Messages that are flagged by readers as objectionable will be reviewed and may or may not be removed. Please do not flag a post simply because you disagree with it.

Sponsored by
ADVERTISEMENT
Subscribe to Indiana Lawyer
  1. Just an aside, but regardless of the outcome, I 'm proud of Judge William Hughes. He was the original magistrate on the Home place issue. He ruled for Home Place, and was primaried by Brainard for it. Their tool Poindexter failed to unseat Hughes, who won support for his honesty and courage throughout the county, and he was reelected Judge of Hamilton County's Superior Court. You can still stand for something and survive. Thanks, Judge Hughes!

  2. CCHP's real accomplishment is the 2015 law signed by Gov Pence that basically outlaws any annexation that is forced where a 65% majority of landowners in the affected area disagree. Regardless of whether HP wins or loses, the citizens of Indiana will not have another fiasco like this. The law Gov Pence signed is a direct result of this malgovernance.

  3. I gave tempparry guardship to a friend of my granddaughter in 2012. I went to prison. I had custody. My daughter went to prison to. We are out. My daughter gave me custody but can get her back. She was not order to give me custody . but now we want granddaughter back from friend. She's 14 now. What rights do we have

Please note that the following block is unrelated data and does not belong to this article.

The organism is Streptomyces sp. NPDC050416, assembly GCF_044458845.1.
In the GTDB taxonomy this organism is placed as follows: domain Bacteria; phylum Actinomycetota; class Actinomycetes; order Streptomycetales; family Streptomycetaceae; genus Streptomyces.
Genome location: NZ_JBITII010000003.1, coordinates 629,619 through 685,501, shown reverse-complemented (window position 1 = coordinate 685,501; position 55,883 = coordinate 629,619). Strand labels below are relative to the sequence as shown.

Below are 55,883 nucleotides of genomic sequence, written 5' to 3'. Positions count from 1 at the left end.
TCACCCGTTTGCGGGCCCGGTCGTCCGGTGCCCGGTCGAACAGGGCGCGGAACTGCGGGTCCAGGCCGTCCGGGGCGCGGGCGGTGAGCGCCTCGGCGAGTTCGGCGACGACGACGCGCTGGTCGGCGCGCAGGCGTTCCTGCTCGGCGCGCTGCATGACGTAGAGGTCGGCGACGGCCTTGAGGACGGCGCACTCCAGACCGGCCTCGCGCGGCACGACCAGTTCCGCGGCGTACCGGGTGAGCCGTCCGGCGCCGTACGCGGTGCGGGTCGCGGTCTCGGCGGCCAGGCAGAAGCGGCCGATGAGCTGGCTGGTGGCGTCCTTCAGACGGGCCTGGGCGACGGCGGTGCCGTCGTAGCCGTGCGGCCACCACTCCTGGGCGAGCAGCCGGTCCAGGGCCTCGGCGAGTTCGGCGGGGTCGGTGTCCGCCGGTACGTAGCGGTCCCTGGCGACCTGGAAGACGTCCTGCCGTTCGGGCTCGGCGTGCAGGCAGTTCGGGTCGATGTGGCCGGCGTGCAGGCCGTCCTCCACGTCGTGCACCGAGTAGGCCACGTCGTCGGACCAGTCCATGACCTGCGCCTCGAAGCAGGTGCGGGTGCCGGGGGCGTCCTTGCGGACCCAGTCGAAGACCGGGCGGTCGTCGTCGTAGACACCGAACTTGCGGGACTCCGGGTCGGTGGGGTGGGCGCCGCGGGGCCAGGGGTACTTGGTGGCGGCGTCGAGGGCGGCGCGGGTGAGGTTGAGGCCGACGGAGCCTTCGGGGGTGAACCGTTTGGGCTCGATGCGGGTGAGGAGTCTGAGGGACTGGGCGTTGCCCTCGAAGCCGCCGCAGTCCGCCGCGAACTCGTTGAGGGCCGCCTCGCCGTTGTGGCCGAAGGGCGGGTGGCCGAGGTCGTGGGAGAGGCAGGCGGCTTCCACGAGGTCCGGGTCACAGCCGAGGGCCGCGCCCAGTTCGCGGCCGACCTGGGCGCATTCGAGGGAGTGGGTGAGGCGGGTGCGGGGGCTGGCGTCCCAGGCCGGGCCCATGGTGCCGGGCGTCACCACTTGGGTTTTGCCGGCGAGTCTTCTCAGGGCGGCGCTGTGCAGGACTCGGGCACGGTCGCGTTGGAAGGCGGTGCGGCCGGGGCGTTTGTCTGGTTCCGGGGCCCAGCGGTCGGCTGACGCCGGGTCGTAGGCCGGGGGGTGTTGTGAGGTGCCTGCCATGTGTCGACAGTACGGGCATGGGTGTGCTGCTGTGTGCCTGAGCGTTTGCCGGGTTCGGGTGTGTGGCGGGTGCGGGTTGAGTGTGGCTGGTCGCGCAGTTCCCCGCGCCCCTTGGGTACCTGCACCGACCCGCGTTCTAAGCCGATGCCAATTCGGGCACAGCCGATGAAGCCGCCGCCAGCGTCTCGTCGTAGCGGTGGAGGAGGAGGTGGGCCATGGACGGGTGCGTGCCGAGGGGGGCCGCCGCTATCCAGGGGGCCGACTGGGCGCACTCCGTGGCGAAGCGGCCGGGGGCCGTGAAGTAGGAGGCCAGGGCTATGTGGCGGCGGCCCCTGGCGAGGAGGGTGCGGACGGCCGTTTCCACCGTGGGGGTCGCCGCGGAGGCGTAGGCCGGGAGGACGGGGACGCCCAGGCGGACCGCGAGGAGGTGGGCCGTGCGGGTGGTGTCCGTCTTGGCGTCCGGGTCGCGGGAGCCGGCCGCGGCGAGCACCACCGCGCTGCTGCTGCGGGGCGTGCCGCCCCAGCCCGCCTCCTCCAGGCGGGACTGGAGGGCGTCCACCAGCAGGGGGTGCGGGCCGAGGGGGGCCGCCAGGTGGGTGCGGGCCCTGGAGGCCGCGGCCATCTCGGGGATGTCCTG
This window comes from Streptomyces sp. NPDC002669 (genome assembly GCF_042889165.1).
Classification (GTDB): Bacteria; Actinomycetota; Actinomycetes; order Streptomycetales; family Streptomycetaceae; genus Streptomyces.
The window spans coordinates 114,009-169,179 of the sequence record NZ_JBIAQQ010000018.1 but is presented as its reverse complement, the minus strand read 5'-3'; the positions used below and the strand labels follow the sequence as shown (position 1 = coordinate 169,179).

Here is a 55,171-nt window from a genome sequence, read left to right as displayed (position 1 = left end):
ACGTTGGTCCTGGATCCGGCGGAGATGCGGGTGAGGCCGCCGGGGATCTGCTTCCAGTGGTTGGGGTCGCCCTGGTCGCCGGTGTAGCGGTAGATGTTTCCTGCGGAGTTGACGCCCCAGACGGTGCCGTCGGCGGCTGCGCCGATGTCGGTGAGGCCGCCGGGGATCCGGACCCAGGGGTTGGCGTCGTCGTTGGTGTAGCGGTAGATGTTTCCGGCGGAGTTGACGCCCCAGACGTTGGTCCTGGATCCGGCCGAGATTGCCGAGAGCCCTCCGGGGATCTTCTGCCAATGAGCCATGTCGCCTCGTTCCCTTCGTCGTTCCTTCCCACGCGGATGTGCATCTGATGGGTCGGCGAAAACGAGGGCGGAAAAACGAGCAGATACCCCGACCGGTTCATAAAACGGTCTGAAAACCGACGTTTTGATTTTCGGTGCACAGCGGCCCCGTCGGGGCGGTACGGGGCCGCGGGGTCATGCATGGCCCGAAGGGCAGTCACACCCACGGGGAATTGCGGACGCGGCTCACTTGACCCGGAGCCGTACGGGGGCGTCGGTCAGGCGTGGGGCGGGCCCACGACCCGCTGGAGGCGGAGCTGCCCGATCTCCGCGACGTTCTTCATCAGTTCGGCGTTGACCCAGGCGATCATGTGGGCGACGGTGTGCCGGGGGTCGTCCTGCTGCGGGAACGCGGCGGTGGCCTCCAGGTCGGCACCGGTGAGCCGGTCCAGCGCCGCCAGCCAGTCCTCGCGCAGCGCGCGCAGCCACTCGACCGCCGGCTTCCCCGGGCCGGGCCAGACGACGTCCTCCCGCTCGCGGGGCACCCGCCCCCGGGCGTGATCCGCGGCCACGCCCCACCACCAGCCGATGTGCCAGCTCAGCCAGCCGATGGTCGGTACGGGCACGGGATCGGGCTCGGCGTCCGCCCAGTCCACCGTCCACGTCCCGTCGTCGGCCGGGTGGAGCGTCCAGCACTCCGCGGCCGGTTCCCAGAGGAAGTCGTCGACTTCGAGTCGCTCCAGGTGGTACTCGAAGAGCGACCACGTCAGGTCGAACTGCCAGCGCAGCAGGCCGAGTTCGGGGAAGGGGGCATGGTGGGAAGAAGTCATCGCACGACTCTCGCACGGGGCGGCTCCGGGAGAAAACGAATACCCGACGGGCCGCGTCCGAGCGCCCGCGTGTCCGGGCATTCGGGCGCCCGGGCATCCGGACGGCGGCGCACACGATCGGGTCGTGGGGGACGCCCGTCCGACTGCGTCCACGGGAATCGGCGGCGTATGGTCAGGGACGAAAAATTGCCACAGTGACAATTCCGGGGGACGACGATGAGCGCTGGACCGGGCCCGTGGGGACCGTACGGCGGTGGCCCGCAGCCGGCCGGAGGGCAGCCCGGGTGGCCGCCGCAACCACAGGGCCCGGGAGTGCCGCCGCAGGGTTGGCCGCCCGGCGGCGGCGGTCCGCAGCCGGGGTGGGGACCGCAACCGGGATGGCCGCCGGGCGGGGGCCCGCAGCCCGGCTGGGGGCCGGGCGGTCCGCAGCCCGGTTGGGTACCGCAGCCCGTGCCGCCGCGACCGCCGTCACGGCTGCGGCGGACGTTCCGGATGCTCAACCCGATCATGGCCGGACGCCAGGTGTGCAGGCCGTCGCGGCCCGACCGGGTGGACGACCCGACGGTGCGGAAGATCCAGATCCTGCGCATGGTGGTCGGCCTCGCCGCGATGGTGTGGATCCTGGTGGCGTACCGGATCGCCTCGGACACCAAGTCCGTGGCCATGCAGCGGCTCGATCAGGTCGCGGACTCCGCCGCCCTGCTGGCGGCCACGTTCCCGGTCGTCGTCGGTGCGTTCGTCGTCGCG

4. This sure is not what most who value good governance consider the Rule of Law to entail: "In a letter dated March 2, which Brizzi forwarded to IBJ, the commission dismissed the grievance “on grounds that there is not reasonable cause to believe that you are guilty of misconduct.”" Yet two month later reasonable cause does exist? (Or is the commission forging ahead, the need for reasonable belief be damned? -- A seeming violation of the Rules of Profession Ethics on the part of the commission) Could the rule of law theory cause one to believe that an explanation is in order? Could it be that Hoosier attorneys live under Imperial Law (which is also a t-word that rhymes with infamy) in which the Platonic guardians can do no wrong and never owe the plebeian class any explanation for their powerful actions. (Might makes it right?) Could this be a case of politics directing the commission, as celebrated IU Mauer Professor (the late) Patrick Baude warned was happening 20 years ago in his controversial (whisteblowing) ethics lecture on a quite similar topic: http://www.repository.law.indiana.edu/cgi/viewcontent.cgi?article=1498&context=ilj

  5. I have a case presently pending cert review before the SCOTUS that reveals just how Indiana regulates the bar. I have been denied licensure for life for holding the wrong views and questioning the grand inquisitors as to their duties as to state and federal constitutional due process. True story: https://www.scribd.com/doc/299040839/2016Petitionforcert-to-SCOTUS Shorter, Amici brief serving to frame issue as misuse of govt licensure: https://www.scribd.com/doc/312841269/Thomas-More-Society-Amicus-Brown-v-Ind-Bd-of-Law-Examiners

ADVERTISEMENT